Sunday, April 19, 2009

The Freedom of Ideas: Copyright's Negligible Impact on the History of Writing

I am rereading John Perry Barlow's seminal The Economy of Ideas, and I cannot help but be struck by the almost backward orientation of his take on history as it applies to intellectual monopolies. While Barlow has always been considered an advocate of Freedom on the Internet -- and I certainly so consider him -- The Economy of Ideas is written with the implicit assumption -- that Jefferson did not make in the quote Barlow supplies -- that copyrighted works are a form of property and that the Internet is changing something that has always been true. Neither of these assumptions are correct, and as I hope to show, neither of these assumptions could occur outside of the context of Western European culture.

The passage that starts this off is:


Notions of property, value, ownership, and the nature of wealth itself are changing more fundamentally than at any time since the Sumerians first poked cuneiform into wet clay and called it stored grain. Only a very few people are aware of the enormity of this shift and fewer of them are lawyers or public officials. [Empasis mine.]

It is curious that Barlow would bring up the subject of the Sumerians without realising the obvious contradiction to his industrial revolution fashioned mentality. Before I continue, I think it only fair to point out that we are all victims of the tyrannical reign of the newspaper and its ability to replace knowledge with absolute rubbish, to exchange noise for truth. News agencies have a vested interest in making us believe in the "intellectual property" myth, and few people in any modern, urban area can claim to have avoided entirely the use of the term "intellectual property", one of the greatest fictions of our epoch. So, I do not fault Barlow for this point of view as it was more or less forced upon him by our culture.

Curiouser and Curiouser


The reason Barlow's statement is curious is due to the obvious fact that the Sumerians, themselves, had no copyright and no notion remotely resembling it. A quick search on the Internet reveals that Sumer's cuneiform writing system was developed sometime around 3500BC. Further, "proto-writing" goes back in Mesopotamia, in the Indus river basin, and in China to about 6000BC. Writing has been around quite some time.

On the other hand, we have copyright. The first official copyright law, the Statute of Anne, was passed into law in 1710. Copyright, an infant in the history of writing, will reach its 300th birthday next year. Cuneiform, however, is more than 5,000 years old. Copyright, therefore, is not the norm, but the exception in the history of writing. In fact, it hardly qualifies as a blip.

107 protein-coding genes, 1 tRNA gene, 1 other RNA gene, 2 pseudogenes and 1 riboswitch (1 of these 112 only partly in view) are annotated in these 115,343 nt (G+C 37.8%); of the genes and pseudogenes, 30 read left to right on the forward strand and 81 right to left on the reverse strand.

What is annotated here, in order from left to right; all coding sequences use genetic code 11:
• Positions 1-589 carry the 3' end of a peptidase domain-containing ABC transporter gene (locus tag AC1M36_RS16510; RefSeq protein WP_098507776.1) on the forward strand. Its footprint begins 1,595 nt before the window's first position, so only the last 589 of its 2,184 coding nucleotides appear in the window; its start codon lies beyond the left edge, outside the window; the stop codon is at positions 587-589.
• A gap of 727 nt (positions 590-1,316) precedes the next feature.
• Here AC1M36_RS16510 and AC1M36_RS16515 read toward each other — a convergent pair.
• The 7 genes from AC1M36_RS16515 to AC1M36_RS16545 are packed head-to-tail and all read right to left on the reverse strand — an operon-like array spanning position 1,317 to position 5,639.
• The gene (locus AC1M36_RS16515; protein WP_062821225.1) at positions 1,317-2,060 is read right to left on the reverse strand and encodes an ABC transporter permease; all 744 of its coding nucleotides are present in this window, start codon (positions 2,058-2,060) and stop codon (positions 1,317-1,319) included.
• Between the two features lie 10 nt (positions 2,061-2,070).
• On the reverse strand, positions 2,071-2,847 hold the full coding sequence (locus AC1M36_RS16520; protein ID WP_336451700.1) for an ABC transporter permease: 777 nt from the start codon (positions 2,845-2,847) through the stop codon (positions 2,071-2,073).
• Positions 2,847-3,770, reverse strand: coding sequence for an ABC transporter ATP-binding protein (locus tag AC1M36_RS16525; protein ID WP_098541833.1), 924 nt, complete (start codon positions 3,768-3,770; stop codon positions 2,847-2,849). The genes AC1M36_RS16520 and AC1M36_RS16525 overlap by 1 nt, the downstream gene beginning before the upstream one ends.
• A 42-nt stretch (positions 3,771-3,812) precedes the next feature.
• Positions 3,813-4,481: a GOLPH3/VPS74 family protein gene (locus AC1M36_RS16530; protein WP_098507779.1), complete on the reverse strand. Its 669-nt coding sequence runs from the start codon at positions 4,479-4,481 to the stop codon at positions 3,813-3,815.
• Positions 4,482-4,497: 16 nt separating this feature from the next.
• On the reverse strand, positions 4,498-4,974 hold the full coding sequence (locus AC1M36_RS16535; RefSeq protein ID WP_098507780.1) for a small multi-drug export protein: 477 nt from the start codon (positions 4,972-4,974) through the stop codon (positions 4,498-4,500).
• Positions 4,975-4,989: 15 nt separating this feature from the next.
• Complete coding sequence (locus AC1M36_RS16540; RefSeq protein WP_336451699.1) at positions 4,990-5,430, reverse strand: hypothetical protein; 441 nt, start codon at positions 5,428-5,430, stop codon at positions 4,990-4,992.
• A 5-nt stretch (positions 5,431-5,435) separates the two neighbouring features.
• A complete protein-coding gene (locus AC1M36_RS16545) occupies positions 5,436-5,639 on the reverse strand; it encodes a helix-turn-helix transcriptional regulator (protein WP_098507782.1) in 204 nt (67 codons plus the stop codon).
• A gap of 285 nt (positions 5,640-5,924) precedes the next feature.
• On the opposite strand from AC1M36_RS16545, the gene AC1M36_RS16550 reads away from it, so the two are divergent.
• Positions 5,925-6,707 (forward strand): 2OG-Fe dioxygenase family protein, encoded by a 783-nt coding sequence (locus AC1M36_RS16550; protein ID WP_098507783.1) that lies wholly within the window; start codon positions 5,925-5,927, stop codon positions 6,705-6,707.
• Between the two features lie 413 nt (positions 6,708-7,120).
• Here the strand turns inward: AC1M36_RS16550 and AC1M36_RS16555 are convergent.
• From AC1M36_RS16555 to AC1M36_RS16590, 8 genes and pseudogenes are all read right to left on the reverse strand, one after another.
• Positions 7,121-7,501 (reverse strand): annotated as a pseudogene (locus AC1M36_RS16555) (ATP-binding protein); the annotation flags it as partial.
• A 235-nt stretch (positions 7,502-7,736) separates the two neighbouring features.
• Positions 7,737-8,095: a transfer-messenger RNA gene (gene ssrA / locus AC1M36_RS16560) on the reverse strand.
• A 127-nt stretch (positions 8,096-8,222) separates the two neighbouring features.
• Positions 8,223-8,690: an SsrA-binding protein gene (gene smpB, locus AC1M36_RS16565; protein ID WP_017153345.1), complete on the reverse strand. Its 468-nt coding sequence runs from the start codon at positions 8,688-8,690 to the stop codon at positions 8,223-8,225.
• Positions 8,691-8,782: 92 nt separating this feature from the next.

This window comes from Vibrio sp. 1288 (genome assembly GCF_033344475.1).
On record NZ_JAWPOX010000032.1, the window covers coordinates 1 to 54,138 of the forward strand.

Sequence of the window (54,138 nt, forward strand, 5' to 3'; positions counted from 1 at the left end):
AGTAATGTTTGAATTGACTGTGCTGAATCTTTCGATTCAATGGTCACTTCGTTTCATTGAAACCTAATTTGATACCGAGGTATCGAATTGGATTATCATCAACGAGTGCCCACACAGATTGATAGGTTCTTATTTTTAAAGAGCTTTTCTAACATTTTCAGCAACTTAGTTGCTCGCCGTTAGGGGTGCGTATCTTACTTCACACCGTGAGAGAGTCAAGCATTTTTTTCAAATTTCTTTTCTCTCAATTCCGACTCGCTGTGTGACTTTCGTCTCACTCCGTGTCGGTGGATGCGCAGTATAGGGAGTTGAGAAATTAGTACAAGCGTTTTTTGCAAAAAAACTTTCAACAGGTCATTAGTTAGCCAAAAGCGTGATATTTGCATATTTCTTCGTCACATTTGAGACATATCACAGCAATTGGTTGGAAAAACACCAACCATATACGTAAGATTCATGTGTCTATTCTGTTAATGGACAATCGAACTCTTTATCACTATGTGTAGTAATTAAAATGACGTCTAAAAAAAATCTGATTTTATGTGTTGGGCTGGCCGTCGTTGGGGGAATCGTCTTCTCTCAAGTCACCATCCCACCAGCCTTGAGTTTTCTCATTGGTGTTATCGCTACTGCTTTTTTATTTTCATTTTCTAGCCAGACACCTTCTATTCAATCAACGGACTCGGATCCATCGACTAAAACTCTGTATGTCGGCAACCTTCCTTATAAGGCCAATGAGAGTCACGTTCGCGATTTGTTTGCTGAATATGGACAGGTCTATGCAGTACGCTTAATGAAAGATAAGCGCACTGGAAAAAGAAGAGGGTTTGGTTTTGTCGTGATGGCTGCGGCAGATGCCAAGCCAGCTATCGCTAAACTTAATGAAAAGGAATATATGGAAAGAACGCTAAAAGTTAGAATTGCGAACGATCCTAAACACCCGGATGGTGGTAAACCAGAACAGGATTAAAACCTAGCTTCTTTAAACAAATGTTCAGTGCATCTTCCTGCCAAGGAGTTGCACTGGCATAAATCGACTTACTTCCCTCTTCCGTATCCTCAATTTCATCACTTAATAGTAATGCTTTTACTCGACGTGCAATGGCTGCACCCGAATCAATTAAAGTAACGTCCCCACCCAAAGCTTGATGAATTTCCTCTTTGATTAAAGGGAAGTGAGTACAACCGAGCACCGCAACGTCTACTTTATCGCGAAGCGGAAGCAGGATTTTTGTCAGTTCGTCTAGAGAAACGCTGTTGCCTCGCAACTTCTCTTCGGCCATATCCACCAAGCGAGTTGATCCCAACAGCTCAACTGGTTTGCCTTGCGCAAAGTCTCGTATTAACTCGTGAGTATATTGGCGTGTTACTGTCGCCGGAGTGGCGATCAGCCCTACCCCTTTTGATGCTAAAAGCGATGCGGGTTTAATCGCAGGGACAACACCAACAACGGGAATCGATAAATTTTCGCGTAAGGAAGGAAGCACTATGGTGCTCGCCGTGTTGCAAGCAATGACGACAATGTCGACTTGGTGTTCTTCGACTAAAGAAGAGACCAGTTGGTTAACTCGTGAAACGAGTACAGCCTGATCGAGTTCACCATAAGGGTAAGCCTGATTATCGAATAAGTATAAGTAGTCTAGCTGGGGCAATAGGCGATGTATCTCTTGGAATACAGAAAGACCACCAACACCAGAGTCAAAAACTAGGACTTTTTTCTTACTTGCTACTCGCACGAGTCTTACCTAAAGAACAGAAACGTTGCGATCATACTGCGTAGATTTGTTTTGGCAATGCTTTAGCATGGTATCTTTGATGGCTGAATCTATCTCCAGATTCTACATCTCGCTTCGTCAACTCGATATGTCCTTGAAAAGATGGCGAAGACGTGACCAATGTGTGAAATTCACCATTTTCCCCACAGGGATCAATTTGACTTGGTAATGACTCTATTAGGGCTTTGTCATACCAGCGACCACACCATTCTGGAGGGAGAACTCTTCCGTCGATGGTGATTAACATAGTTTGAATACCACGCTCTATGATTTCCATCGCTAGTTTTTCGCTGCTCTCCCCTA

During all this time, ideas were not considered a form of "property". Word were words -- written or unwritten. In ancient times, people were more likely to believe that mountains could be moved than that ideas could be "owned". English culture -- the one that invented the concept of copyright -- would not grace the world with its presence for another 4,000 years or so. Thus, ideas were not property, and the culture that thought they could be had not formed yet.

Ancient Cultures: Slightly More Depth


In places such as China, which invented paper, and printing, and combined to two to create paper money, this idea never occurred to anyone. This is even though China was printing books as early as 100AD. Printing was also cheaper in China. The printing technology used made it possible for any jerk with a piece of wood and a chisel to print thousands of copies of any text within a few hours. By the Song Dynasty (960–1279AD), 20th or at least 19th Century levels of printing in the Western cultural sphere were being carried out in China. This information exchange helped to create an economy so large that it was not surpassed by Western Europe until 1750 or so. Still, copyright was never dreamed up in Chinese culture.

The Sumerians, I was once told by a curator at a museum I worked for, were very prolific writers. They left behind, literally, tons of clay tablets containing writing of all sorts. Personal notes, shopping lists, rules for servants, and just about any other conceivable thing -- well, conceivable to them, anyway -- was written down. They wrote for thousands of years and passed their system down to subsequent civilisations. They did all this writing without any copyright to support it.

What Does This Mean to the Modern Reader?


All of these works of the ancient world would have been subject to current copyright. They were all -- every single one -- "fixed and in tangible form". They were all "new works".

But, they were also all speech. No one, before the English, would have thought to draw fences around words for profit. None of these people in the ancient world would have thought to call their words "property". Not even the monarchs. There might have been suppression of things one could say, but this was not for money or gold.

Therefore, the Internet is causing a change in the way we view things, but it is not the change that Barlow suggests. The idea of copyright is a very recent one, the idea of "intellectual property" more recent still. This hopefully short lived experiment with bottling information has failed miserably, and we are all -- everyone on planet Earth -- suffering from it. The Internet is not ushering in a new era so much as demonstrating clearly what has been taken from us over the last three centuries. Ideas are like air. We all depend upon them, and we all have a natural, inalienable right to access and process them. It is time to cut off our charity to the greedy, ungrateful publishers before they use our generously given funds to create more hardship for us.

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